I’ve been a gamer for 90% of my 33 years on this earth. I kind of hate to say it, but I am a “hardcore” gamer. I hate to say it, because I don’t really think gamers need to be split into groups. That said, my gaming history has left me not all that interested in the mobile phone/tablet space other than for some mindless games to pass a few minutes here and there. Self-identifying as a hardcore gamer has not left me a snob, however. I understand and appreciate the casual space that mobile has monopolized and I think it’s great that there are games for everyone, but I just never saw myself truly loving a game or a game’s story on mobile. When I’ve been able to play things like The Last of Us, Journey and Enslaved on my various PlayStation consoles, I never felt like a mobile game would rope me in and make me want to finish it.
Then I had a few days with Lifeline.
I purchased this because I had some Amazon Appstore coins just sitting around and I caught a sale for 99 cents. I figured between the fact that the game was free to me (those coins were earned as promos) and it was getting very positive reviews, there was no reason not to give it a shot. Even though choose-your-own-adventure text games were never my thing, I thought maybe this would hold my interest.
The story is a sci-fi tale of a crashed space ship on a somewhat unknown planet with only one person surviving. That one person is Taylor, who you are tasked with both being a friend and a person to help guide Taylor to safety, hopefully back on a ship headed back to earth.
The text in the game comes in small chunks with a little animated ellipsis letting you know that more text is being sent in from Taylor. On a somewhat regular basis you get the chance to interact with Taylor either by giving commands, such as go here/do this, or to act as Taylor’s sounding board when things aren’t going so well.
This all sounds pretty basic for any text based game, but there is a twist and it works to make the game much, much more compelling than it might be otherwise. I’ve heard some people call it “ambient” storytelling, I’ll just call it what it is and that is a game that uses time and your notification tray to great effect. At certain points within the story, when giving Taylor a suggestion to go on a certain path, you’ll get a message saying [Taylor is busy] and you’re left to wait.
Here’s where the genius use of the Android or iOs notification system comes in. While you are waiting for Taylor, you really are waiting. Sometimes minutes and sometimes hours, but never are you left staring at the screen waiting for what’s to come next so you can continue on. Instead, you put the game aside and the phone back into your pocket until you get the buzz… Taylor’s back and needs some more help.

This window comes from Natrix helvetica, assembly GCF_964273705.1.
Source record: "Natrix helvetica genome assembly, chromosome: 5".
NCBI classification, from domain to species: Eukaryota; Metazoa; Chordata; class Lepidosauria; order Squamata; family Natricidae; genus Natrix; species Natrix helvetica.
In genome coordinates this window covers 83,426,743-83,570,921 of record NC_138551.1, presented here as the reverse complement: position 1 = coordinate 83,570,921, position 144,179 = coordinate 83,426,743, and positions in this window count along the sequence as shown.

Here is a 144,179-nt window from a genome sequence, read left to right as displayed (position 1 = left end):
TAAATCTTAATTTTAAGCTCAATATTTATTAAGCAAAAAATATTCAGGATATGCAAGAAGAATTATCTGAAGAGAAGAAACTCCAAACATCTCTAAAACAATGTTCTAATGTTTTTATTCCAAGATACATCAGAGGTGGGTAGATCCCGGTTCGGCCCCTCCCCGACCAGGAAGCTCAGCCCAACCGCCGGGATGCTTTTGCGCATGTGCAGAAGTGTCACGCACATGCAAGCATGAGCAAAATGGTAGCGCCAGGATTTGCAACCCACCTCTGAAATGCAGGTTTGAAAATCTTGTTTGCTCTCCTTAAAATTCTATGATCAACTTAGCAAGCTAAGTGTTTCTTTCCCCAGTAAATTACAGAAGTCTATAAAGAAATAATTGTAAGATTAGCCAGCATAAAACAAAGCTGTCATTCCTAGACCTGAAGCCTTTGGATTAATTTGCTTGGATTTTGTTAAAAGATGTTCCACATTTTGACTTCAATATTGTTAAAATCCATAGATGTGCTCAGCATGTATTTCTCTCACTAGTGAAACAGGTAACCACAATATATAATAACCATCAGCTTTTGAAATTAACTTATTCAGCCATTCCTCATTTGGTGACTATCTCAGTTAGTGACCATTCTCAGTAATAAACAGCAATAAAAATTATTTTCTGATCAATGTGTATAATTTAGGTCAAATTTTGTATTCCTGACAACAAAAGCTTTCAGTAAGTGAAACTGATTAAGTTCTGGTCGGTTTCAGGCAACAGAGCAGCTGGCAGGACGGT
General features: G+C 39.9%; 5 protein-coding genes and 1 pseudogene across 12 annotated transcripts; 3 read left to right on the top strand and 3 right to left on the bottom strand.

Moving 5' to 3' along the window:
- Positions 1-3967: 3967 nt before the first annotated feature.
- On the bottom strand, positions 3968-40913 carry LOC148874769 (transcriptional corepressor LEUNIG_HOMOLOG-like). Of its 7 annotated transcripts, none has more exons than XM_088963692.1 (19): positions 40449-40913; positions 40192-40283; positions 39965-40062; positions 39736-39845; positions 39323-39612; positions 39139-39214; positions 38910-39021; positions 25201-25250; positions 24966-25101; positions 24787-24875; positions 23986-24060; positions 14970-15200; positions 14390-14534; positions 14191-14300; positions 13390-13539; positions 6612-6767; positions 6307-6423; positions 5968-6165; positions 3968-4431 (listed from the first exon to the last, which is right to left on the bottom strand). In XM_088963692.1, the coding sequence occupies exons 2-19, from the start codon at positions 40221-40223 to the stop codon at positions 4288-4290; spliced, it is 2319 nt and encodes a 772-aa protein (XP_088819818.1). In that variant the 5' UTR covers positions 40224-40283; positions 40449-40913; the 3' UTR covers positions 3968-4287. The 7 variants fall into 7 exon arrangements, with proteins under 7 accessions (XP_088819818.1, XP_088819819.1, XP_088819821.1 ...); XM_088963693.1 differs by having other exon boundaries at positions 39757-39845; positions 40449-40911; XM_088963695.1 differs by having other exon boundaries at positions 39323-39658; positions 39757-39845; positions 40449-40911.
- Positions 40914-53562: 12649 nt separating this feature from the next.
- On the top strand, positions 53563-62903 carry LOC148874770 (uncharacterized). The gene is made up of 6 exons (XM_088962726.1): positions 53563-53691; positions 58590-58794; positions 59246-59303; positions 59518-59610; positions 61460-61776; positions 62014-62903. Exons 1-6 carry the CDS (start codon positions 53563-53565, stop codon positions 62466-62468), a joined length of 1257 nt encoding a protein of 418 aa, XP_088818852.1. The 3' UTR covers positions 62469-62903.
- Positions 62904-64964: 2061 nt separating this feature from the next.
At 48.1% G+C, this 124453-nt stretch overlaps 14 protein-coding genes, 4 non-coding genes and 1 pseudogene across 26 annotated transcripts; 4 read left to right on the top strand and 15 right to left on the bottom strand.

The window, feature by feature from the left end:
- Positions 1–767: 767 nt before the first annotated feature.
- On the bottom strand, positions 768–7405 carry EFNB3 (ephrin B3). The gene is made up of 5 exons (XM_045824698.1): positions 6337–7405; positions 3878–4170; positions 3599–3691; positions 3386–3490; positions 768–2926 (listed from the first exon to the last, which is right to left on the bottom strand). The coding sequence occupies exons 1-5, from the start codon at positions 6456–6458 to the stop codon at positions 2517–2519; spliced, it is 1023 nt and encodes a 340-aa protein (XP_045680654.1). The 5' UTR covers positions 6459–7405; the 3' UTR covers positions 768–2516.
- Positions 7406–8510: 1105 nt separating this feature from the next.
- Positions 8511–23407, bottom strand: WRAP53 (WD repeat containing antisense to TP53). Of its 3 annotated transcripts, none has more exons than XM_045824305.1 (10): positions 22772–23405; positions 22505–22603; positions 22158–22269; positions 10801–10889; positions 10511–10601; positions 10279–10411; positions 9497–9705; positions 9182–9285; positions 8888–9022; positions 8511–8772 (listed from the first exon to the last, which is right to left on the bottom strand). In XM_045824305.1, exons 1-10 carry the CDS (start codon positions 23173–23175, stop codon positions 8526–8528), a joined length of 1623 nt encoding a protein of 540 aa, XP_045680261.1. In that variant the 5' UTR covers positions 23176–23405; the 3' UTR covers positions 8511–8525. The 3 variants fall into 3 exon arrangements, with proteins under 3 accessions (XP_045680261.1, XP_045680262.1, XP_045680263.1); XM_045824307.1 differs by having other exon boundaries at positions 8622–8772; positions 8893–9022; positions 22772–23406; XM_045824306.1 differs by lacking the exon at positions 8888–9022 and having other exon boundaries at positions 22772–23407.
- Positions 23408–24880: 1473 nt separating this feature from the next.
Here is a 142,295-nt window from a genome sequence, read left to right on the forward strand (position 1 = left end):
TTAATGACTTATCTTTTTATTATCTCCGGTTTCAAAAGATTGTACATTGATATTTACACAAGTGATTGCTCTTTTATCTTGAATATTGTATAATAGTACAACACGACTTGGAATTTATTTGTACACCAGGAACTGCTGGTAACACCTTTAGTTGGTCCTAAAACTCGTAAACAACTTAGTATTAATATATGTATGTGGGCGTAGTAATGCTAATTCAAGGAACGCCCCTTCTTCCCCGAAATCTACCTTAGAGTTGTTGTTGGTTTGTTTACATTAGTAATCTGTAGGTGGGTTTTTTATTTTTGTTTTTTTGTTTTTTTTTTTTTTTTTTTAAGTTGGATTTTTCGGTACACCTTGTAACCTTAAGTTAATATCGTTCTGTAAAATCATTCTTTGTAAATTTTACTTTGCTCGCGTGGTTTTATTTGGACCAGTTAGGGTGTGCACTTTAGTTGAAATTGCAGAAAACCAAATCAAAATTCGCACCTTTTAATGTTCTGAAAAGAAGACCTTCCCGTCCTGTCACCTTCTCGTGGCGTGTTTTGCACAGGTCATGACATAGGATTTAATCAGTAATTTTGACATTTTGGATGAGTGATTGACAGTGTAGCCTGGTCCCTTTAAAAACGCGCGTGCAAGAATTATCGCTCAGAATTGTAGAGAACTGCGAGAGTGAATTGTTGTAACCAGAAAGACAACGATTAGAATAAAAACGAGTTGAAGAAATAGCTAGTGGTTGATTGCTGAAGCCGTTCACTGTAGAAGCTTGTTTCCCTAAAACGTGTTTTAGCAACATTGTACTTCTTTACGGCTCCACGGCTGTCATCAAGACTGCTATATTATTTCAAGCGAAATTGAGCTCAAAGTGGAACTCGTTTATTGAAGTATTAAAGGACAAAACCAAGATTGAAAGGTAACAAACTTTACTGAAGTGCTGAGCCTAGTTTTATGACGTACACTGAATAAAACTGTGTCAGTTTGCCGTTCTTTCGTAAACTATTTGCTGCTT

This feature helps the game seem more immersive. You can really picture telling Taylor to go towards the peak of a mountain only to have to wait a few hours until your next notification. It allows the mind’s eye to envision someone on a distant planet moving around in real time, doing their best to survive and getting back to you as soon as they can for some advice. The other way the timing and use of notifications helps to make this game greater than the sum of its parts is that, due to it’s nature of being “real-time”, the story is put into nice, digestible chunks which doesn’t make you waste 2 hours going back and forth with inane choices that I think end up as commonplace in other text adventure games.
As you follow Taylor on her (or him, I don’t think this was specified and I think a gender neutral name was used to allow the user to picture the person as they please) journey, you get sucked in deeper and deeper and you reach for your phone as fast as possible to see if Taylor is getting back to you, only to see a stupid real-life friend has bothered to text you.
While this sounds all like very serious stuff, Taylor is rather sarcastic for having to fight for her survival. There were a few times Taylor’s responses gave me a little laugh which helped to keep the story from feeling like nonstop, oppressive doom. I’m not sure if sarcasm is the “realistic” choice given the situation, but we’re talking about someone lost in space, realism isn’t paramount.
Choices matter and that was proven to me on more than a few occasions. You can push Taylor in the wrong direction and she will die from your poor choices. You then start the story over from that beginning of the day you failed (the story is split into three days) and at least you know the right path to choose once you get back to where you sent Taylor to die in an alien abyss. I failed three or four times and I think it actually made the game more entertaining in the long run, because I got to go down a few of the story’s forks-in-the-road.
I haven’t discussed story too much here, and that’s how any and every review should be for this game. The less you know going in, the deeper you’ll be able to immerse yourself into the story. The game reaches a stratifying ending while also leaving a few questions for you to ponder. It left me wanting more, but it’s probably a good thing the game didn’t give into the desire. This game, played over 4 or 5 days is perfect. It doesn’t offer much replay value beyond that (failing while going through your first time should give you enough opportunity to see a lot of the story’s choices), but it is absolutely worth a few dollars and your time. I can see this formula being copied quite a bit going forward, I just hope credit goes where credit is due. Stop reading this and go download this game on device of choice.